Friday, January 29, 2016

A Memorial to Forgetting

"Fernando"
Recently, I saw this statue in the courtyard of the Van Nuys Civic Center. The native man depicted is named Fernando, and he reminded me of Ogden Nash.

Ogden who?

Ogden Nash had one of the best jobs in the world. He was famous for writing silly poems (although he also co-wrote a couple of Broadway musicals). He was born in 1902 and died in 1971. The Nash poem most likely for you to have heard before is this:

I think I shall never see
A billboard lovely as a tree.
Perhaps, unless the billboards fall, 
I'll never see a tree at all.

However, the Nash poem that I thought of when I saw Fernando was a much-less famous poem, "The Unselfish Husband." In it, the husband tries to prove his love to his wife by climbing the highest mountain in the world and naming it after her. The lines that came to mind were these:

But she didn't give him a look of love, she gave him a
Ogden Nash
look of laughter,
And not only a look of laughter but a look of menace,
Because he named it after his wife by naming it Mt.
Mrs. Orlando Tregennis.

He supposedly intends to honor his wife, but instead he erases her, in a sense. Her name, her individuality, disappears and she is memorialized only by her relationship to him.

Something similar happened to Fernando. Although the plaque at his feet says "Fernando is a symbol of the first inhabitants of the San Fernando Valley," the statue is an honor that erases more than it illuminates (a little history of it is here). You see, not only does the plaque fail to name the original inhabitants of the Valley -- the native people in this region never disappeared; they still call themselves the Tataviam, the Chumash, and the Tongva -- it also fails to call its lone figure by a native name. That is, an actual original inhabitant of the Valley would not have had a Spanish name. He would have had a name in his own language.

Fernando would have been assigned this name by a priest from the nearby Catholic mission of San Fernando after the Spanish invaded California. Just as Mr. Orlando Tregennis erases his wife's name by overwriting hers with his, the Americans memorialize an original inhabitant of the Valley by erasing signs of his language and naming him only in relationship to the Catholic Church and the Spanish government who dispossessed him.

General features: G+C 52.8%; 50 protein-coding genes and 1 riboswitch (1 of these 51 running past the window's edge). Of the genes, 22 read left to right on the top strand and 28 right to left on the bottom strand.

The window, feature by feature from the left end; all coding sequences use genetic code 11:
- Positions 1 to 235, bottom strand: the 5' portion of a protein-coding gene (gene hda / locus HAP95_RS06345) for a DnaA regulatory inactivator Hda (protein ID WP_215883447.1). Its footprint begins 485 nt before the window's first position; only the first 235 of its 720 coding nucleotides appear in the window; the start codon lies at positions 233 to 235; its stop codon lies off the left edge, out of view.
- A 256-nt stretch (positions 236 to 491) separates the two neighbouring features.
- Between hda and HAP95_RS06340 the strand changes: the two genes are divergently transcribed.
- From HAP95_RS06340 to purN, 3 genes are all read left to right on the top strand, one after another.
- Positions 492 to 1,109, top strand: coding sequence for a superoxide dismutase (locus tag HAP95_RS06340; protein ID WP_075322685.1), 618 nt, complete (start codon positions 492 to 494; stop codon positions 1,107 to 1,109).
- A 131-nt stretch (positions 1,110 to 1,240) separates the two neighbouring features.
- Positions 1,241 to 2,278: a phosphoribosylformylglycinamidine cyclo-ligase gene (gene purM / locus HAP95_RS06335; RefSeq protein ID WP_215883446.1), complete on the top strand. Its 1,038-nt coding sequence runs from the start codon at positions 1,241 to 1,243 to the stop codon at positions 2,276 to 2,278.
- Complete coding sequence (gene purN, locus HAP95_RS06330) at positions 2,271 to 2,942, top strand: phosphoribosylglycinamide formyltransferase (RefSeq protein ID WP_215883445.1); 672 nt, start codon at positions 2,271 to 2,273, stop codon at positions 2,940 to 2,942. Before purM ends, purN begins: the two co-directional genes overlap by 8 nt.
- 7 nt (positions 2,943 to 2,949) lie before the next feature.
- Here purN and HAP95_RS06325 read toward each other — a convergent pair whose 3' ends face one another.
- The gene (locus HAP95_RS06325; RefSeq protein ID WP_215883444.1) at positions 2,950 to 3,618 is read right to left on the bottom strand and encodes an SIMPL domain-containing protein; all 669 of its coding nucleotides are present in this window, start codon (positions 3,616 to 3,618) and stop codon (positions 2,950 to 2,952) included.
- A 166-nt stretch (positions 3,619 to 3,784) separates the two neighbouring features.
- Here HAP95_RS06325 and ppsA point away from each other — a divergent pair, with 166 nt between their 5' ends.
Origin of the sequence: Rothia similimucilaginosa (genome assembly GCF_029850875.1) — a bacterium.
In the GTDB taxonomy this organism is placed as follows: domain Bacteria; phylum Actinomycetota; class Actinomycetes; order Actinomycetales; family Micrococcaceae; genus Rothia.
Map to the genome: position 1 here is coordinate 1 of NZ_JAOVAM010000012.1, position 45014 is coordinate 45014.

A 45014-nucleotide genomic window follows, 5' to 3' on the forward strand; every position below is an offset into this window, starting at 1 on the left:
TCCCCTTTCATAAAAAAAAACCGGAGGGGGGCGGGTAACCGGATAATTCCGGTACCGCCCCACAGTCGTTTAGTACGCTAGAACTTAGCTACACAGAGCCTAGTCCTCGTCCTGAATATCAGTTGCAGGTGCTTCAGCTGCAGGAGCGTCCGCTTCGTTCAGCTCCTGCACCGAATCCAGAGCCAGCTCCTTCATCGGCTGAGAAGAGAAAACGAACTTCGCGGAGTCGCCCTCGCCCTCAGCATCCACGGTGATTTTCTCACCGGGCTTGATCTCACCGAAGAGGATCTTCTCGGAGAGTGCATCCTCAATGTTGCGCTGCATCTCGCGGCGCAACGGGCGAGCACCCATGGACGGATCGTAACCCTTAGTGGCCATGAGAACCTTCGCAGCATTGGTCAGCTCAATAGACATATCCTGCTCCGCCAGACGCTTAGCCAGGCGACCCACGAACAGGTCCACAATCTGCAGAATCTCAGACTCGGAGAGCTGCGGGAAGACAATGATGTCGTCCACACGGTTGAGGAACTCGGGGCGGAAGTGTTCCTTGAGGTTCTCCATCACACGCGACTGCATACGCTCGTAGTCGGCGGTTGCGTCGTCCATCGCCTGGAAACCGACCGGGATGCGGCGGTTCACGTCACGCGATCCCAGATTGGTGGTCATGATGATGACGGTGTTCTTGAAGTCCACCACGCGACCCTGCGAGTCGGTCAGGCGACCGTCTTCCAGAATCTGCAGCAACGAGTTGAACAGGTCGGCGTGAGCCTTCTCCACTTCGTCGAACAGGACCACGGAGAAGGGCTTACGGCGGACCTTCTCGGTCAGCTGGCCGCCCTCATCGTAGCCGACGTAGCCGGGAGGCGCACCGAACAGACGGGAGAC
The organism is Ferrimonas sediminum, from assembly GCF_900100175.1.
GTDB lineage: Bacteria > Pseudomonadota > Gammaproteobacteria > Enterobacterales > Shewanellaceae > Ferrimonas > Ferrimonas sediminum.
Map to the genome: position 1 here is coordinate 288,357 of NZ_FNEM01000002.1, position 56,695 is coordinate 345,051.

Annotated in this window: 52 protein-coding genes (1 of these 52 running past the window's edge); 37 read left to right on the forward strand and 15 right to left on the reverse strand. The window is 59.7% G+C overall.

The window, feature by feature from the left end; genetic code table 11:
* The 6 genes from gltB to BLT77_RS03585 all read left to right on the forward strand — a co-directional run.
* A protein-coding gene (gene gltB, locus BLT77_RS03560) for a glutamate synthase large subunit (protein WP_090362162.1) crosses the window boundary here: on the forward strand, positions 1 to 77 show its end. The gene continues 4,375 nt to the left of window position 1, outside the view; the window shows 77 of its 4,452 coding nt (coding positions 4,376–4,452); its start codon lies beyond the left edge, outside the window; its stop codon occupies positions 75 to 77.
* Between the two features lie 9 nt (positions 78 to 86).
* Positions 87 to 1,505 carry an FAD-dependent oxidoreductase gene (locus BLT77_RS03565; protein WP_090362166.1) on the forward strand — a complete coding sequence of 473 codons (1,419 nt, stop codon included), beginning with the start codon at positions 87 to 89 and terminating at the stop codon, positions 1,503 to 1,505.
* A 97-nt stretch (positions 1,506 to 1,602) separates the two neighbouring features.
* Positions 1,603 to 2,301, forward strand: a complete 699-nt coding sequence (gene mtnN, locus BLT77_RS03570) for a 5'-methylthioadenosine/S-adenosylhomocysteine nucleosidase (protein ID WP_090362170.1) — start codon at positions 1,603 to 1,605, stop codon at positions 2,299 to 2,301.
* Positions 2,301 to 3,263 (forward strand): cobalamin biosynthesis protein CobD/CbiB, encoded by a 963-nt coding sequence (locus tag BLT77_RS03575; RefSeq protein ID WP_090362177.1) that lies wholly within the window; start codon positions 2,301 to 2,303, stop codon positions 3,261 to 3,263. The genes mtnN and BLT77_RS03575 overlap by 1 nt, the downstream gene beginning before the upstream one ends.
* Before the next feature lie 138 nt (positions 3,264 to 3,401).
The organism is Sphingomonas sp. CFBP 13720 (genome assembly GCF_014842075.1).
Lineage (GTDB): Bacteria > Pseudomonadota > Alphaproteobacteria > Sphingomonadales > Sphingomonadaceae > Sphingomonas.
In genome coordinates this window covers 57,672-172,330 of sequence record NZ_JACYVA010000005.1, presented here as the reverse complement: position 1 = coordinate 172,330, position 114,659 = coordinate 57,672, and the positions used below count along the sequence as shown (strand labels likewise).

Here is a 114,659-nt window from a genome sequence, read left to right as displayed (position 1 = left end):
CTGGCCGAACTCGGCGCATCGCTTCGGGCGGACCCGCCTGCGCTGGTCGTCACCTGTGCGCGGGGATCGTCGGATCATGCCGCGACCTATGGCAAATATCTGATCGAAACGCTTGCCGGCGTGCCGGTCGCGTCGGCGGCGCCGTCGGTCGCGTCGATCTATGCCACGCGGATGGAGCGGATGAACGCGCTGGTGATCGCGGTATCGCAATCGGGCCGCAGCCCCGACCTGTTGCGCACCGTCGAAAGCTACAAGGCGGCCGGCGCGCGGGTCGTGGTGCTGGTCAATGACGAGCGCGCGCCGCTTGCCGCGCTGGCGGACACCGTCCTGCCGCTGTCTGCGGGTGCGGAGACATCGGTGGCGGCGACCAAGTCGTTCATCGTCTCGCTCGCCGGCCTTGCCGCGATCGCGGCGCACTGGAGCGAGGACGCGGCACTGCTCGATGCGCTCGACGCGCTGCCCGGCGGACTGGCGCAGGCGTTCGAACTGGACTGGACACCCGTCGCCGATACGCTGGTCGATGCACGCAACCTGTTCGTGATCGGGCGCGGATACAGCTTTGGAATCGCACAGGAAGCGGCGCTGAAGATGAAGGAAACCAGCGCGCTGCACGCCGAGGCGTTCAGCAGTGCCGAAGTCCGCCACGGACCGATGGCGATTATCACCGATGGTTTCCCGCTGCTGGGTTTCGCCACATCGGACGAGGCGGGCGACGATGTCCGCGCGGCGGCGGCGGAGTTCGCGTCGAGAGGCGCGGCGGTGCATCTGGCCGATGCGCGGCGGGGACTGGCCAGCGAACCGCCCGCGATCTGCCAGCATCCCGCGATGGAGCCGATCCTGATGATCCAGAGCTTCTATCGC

Such are the dynamics of what we call settler colonialism.

Most people may be familiar with colonialism. That is the process by which one country takes over another and transforms it into an extension of the dominant country. The conquered population may even become citizens of a kind in the dominant country -- though probably never citizens of status equal to residents of the dominant country.

However, most people are less familiar with settler colonialism, which functions differently. In it, the dominant country seeks to replace the citizens of the conquered country. That is where the "settler" part comes in. When we think of settlers, we think of families building farms and communities in a landscape that has no other people in it; we think of settlers being the first people in a location. And that is the way members of a settler colonial society like to imagine themselves or their ancestors. They prefer to forget that the land had inhabitants before them, and they prefer to forget the violence that was required to get those people out of their way. The United States is a settler colonial nation.

Henry Van Wolf
This willful forgetting tends to be ubiquitous in a settler colonial society. It happens in ways members of that society do not realize -- it wouldn't be successful forgetting if it was obvious to them. So the irony of giving a symbol of the Valley's "first inhabitants" a name from the people who violently dispossessed them was probably lost on sculptor Henry Van Wolf and the people who commissioned the statue. After all, many elementary school students in California still learn about the Spanish mission as if they were playgrounds for happy Indians and Spaniards -- and not the instruments of genocide; I can only imagine how that subject was taught in 1968 when the statue was erected.

P.S. -- The statue at the Van Nuys Civic Center is a bigger version of the Fernando Awards, an honor given to a San Fernando Valley resident for his/her volunteerism and philanthropy. Their work for others is a fine thing, and my thoughts here are not meant to suggest they or the people who select the winners are not wonderful people.

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